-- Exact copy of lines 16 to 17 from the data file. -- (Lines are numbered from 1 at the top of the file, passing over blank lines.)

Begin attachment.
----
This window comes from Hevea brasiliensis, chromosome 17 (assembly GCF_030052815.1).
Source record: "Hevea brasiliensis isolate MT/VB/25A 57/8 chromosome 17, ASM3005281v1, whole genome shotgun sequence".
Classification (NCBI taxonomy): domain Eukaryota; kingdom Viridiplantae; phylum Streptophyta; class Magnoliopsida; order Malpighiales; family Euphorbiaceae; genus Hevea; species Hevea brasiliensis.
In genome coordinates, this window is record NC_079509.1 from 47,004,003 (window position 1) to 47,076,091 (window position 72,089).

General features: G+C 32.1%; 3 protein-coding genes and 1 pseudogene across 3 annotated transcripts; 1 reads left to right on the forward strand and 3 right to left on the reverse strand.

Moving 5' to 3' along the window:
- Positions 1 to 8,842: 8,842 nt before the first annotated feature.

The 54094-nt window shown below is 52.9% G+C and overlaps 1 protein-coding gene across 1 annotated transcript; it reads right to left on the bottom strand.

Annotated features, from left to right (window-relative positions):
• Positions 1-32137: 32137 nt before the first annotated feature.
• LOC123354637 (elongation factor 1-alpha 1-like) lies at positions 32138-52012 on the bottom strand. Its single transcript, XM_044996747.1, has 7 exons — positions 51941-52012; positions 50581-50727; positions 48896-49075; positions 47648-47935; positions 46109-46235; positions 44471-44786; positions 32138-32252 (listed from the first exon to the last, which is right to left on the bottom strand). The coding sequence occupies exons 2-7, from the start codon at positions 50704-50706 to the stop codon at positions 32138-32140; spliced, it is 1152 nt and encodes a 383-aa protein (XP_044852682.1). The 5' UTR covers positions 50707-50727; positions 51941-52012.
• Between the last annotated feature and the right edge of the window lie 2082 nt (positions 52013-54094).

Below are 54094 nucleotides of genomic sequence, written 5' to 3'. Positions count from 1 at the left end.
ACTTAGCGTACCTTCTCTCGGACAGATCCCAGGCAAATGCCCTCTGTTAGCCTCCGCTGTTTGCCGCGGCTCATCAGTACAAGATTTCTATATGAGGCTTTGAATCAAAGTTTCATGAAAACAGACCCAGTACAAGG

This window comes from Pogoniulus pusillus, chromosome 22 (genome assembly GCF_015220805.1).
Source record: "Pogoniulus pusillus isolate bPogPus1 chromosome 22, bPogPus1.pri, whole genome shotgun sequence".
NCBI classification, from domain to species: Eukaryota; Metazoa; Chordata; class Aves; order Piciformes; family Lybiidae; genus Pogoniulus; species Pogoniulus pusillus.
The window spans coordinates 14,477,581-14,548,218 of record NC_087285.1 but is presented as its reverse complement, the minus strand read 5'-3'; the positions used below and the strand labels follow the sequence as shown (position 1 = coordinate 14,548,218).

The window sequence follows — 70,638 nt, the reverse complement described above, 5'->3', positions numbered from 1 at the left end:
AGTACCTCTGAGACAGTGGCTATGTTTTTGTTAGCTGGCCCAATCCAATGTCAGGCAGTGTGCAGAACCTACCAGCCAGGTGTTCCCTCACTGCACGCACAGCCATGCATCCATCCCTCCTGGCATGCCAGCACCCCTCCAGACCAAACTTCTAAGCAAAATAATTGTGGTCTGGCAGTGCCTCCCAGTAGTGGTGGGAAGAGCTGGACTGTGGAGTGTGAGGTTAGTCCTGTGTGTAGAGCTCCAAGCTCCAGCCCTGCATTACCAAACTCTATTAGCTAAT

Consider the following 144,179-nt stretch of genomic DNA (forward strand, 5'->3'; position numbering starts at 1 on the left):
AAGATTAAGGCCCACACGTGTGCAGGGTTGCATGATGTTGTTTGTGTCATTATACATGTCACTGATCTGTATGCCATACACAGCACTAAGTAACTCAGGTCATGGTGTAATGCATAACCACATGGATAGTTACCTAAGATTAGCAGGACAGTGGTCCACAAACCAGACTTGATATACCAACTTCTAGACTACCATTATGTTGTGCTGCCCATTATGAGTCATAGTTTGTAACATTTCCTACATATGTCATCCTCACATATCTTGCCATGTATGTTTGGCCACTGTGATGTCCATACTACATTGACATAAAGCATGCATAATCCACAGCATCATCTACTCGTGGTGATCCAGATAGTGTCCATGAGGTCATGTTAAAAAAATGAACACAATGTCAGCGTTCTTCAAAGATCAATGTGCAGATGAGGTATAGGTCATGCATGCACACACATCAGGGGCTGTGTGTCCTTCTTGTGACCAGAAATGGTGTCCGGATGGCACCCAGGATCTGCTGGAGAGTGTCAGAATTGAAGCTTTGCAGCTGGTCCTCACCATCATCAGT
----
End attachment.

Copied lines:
Source record: "Pogoniulus pusillus isolate bPogPus1 chromosome 22, bPogPus1.pri, whole genome shotgun sequence".
NCBI classification, from domain to species: Eukaryota; Metazoa; Chordata; class Aves; order Piciformes; family Lybiidae; genus Pogoniulus; species Pogoniulus pusillus.